The American feminist author Andrea Dworkin has died at her home in Washington, aged 58. Dworkin, originally from Camden, New
Jersey, had been ill for several years. She suffered from a number of ailments, including osteoarthritis.
Dworkin sparked international debate by arguing that pornography was a violation of women's rights and a precursor to rape. Her book, Woman Hating , published when she was 27, was the first of more than a dozen books on the subject.
Dworkin also helped draft a law in the city of Minneapolis that recognised pornography as sexual discrimination.
Much has been written this week about the influence of the radical feminist - apart from the truth: that she set the women's movement back 20 years, says Havana Marking
When Jenni Murray asked yesterday what Dworkin had actually achieved in her life. It was acknowledged that while pornography was on the increase, at least we could discuss it now. But what no one said, and what no one wrote in Dworkin's obituaries, was
this: Dworkin's true legacy has been that far too many young women today would rather be bitten by a rabid dog than be considered a feminist.
Since the 1970s, said this paper's obituary, Dworkin symbolised women's war against sexual violence. Rape, paedophilia and domestic abuse needed, and obviously still need, to be hounded out of our society. How brilliant that there was
someone willing to stand up and talk about it - to say to the world: " his has happened to me, and it happens to a lot of women and it has got to stop. But Dworkin's radical writing and hugely controversial - practically melodramatic - ideas
not only pushed the argument as far as it could go, but pushed it off the cliff of credibility.
Dworkin achieved fame for her stance against pornography. As the film editor of Scarlet magazine (Britain's sex mag for women) and a self-proclaimed lover of porn, one could imagine that I was dead against everything she had to say on this matter. But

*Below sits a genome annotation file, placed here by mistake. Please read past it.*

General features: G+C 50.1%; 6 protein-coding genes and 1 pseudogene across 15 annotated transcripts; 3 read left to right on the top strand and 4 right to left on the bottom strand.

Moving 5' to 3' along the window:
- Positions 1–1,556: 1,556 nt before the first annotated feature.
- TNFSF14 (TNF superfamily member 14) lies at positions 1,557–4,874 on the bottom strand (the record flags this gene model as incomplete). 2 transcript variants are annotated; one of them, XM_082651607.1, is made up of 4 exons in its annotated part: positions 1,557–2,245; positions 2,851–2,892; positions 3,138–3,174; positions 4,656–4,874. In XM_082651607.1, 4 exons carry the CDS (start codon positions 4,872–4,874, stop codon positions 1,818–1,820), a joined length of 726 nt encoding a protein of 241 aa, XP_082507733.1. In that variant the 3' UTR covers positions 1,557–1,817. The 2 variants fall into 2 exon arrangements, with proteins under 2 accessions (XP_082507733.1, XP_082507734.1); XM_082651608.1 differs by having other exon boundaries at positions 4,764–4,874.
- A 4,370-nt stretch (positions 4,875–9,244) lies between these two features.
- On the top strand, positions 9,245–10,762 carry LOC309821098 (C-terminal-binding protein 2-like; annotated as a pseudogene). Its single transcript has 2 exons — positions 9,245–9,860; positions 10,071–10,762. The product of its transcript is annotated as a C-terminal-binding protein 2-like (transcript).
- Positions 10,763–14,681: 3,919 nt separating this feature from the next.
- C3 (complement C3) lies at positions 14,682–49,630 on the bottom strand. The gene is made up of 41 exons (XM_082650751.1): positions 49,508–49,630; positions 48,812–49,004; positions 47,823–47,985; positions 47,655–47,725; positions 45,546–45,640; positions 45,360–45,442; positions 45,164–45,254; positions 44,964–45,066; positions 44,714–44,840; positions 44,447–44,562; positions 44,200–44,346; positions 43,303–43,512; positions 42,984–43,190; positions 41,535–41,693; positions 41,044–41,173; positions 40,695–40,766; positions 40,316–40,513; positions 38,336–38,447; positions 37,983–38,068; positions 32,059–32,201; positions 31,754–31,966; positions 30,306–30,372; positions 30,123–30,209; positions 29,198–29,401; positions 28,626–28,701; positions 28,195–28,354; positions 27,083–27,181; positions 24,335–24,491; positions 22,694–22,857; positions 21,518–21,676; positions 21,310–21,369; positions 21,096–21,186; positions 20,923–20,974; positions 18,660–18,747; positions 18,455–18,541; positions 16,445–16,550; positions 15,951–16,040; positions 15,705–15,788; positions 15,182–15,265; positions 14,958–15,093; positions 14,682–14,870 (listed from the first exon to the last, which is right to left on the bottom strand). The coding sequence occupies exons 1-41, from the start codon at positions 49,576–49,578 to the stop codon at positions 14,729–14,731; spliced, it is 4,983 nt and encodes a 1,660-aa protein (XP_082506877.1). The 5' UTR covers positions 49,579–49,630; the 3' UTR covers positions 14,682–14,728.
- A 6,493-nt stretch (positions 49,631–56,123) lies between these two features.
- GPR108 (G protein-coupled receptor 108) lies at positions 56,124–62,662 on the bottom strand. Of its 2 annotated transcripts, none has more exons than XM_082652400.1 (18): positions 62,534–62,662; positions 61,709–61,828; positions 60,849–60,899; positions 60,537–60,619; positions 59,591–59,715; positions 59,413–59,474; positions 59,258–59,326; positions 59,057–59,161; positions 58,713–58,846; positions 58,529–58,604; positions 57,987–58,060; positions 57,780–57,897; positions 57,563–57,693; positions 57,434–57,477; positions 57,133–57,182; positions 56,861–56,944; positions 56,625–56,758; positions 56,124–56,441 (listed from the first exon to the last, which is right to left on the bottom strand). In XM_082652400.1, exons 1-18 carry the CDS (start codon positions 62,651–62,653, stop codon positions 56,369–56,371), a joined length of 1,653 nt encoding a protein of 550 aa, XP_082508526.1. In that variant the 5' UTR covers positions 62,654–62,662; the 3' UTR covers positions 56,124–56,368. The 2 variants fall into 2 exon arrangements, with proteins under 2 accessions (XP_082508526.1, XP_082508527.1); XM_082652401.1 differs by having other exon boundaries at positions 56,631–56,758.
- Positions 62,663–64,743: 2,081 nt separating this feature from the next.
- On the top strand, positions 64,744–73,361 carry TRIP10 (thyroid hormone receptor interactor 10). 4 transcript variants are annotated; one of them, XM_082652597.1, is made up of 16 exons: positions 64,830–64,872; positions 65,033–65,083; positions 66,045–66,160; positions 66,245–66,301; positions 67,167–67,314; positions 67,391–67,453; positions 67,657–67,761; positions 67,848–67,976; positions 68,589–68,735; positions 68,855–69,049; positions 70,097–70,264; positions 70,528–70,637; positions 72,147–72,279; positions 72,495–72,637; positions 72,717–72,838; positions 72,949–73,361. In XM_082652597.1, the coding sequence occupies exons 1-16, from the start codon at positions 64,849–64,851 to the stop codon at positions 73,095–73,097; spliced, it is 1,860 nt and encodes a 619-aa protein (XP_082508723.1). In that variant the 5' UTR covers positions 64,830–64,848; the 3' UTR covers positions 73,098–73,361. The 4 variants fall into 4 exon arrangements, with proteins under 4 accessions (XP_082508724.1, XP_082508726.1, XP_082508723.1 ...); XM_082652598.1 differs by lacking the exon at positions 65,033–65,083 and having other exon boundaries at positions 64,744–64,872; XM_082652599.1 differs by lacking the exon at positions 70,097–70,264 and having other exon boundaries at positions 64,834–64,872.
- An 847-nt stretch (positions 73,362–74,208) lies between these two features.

that's not true. Elements of her arguments are tenable, and I agree that the makers of porn should have a legal incentive to create pornography that does not abuse. People should not be able to incite violence towards women, in the same way that people
are not allowed to incite racial hatred.
But the problem with Dworkin's attitude to porn sums up everything that can now be held against her. Her definition of porn and what is considered harmful is hugely misleading. In Pornography: Men Possessing Women, Dworkin used the word pornography
knowing that it was different from society's understanding of the term. It was not just sex between adults recorded to inspire erotic and sexually arousing feelings; it was any sex act that involved degradation of women in a sexual context.
"Pornography is a celebration of rape and injury to women ... " and by her definition, it was.
The deliberate blurring of these definitions is Dworkin's fundamental error and led ultimately to her malignment and the ease with which (male-led) society was able to demonise her. But it got her good headlines at first and if you court such controversy
you play a very dangerous game. Dangerous not only for yourself, but for the women you claim to represent.
Dworkin redefined sex workers as helpless, passive victims - whereas before they were viewed as fallen, evil women. But as Ana Lopes, founder of the British Sex Workers Union and a committed feminist, explains: That has not changed the conditions
under which women perform sex work. It has done nothing to improve their lives. On the contrary, they [radical feminists] have been a huge barrier to sex workers' empowerment and self-organisation. Sex workers need the support of advocates and allies in
order to gather enough resources to stand up for their rights successfully. The women's movement is one of the most obvious allies - but if feminists are busy protesting against prostitution and pornography as a concept, it is clear that sex workers
cannot count on their help.